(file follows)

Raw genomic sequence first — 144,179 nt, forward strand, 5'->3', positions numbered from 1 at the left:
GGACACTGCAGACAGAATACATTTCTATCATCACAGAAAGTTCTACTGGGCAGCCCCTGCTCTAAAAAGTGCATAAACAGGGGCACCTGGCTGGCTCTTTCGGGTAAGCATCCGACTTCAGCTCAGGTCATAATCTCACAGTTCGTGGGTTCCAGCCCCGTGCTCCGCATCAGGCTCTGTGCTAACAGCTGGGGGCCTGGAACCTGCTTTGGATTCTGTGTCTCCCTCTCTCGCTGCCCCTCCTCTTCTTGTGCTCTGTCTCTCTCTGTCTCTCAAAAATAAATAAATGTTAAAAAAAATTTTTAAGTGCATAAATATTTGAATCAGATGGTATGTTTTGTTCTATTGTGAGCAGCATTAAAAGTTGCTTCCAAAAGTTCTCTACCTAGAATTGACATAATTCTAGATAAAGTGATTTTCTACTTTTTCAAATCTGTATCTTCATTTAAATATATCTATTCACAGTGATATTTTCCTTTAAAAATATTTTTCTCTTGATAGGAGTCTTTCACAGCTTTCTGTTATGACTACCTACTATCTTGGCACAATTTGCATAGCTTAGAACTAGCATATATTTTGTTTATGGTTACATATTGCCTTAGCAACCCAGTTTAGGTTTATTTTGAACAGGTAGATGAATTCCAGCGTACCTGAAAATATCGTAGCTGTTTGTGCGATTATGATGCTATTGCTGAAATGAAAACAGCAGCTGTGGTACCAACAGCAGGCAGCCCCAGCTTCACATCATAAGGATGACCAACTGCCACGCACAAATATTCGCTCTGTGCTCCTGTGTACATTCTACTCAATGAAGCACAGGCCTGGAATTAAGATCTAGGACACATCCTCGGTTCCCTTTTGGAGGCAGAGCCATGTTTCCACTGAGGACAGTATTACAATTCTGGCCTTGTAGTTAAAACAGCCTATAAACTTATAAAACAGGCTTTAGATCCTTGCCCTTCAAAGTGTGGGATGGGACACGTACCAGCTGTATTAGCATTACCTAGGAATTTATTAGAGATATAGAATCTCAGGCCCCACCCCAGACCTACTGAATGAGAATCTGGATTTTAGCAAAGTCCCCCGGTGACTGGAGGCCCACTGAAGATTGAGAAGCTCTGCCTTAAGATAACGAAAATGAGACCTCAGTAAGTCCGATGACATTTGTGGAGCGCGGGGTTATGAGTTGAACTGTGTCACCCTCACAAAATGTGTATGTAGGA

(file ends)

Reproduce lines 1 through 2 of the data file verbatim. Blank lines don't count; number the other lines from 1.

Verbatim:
Raw genomic sequence first — 144,179 nt, forward strand, 5'->3', positions numbered from 1 at the left:
GGACACTGCAGACAGAATACATTTCTATCATCACAGAAAGTTCTACTGGGCAGCCCCTGCTCTAAAAAGTGCATAAACAGGGGCACCTGGCTGGCTCTTTCGGGTAAGCATCCGACTTCAGCTCAGGTCATAATCTCACAGTTCGTGGGTTCCAGCCCCGTGCTCCGCATCAGGCTCTGTGCTAACAGCTGGGGGCCTGGAACCTGCTTTGGATTCTGTGTCTCCCTCTCTCGCTGCCCCTCCTCTTCTTGTGCTCTGTCTCTCTCTGTCTCTCAAAAATAAATAAATGTTAAAAAAAATTTTTAAGTGCATAAATATTTGAATCAGATGGTATGTTTTGTTCTATTGTGAGCAGCATTAAAAGTTGCTTCCAAAAGTTCTCTACCTAGAATTGACATAATTCTAGATAAAGTGATTTTCTACTTTTTCAAATCTGTATCTTCATTTAAATATATCTATTCACAGTGATATTTTCCTTTAAAAATATTTTTCTCTTGATAGGAGTCTTTCACAGCTTTCTGTTATGACTACCTACTATCTTGGCACAATTTGCATAGCTTAGAACTAGCATATATTTTGTTTATGGTTACATATTGCCTTAGCAACCCAGTTTAGGTTTATTTTGAACAGGTAGATGAATTCCAGCGTACCTGAAAATATCGTAGCTGTTTGTGCGATTATGATGCTATTGCTGAAATGAAAACAGCAGCTGTGGTACCAACAGCAGGCAGCCCCAGCTTCACATCATAAGGATGACCAACTGCCACGCACAAATATTCGCTCTGTGCTCCTGTGTACATTCTACTCAATGAAGCACAGGCCTGGAATTAAGATCTAGGACACATCCTCGGTTCCCTTTTGGAGGCAGAGCCATGTTTCCACTGAGGACAGTATTACAATTCTGGCCTTGTAGTTAAAACAGCCTATAAACTTATAAAACAGGCTTTAGATCCTTGCCCTTCAAAGTGTGGGATGGGACACGTACCAGCTGTATTAGCATTACCTAGGAATTTATTAGAGATATAGAATCTCAGGCCCCACCCCAGACCTACTGAATGAGAATCTGGATTTTAGCAAAGTCCCCCGGTGACTGGAGGCCCACTGAAGATTGAGAAGCTCTGCCTTAAGATAACGAAAATGAGACCTCAGTAAGTCCGATGACATTTGTGGAGCGCGGGGTTATGAGTTGAACTGTGTCACCCTCACAAAATGTGTATGTAGGA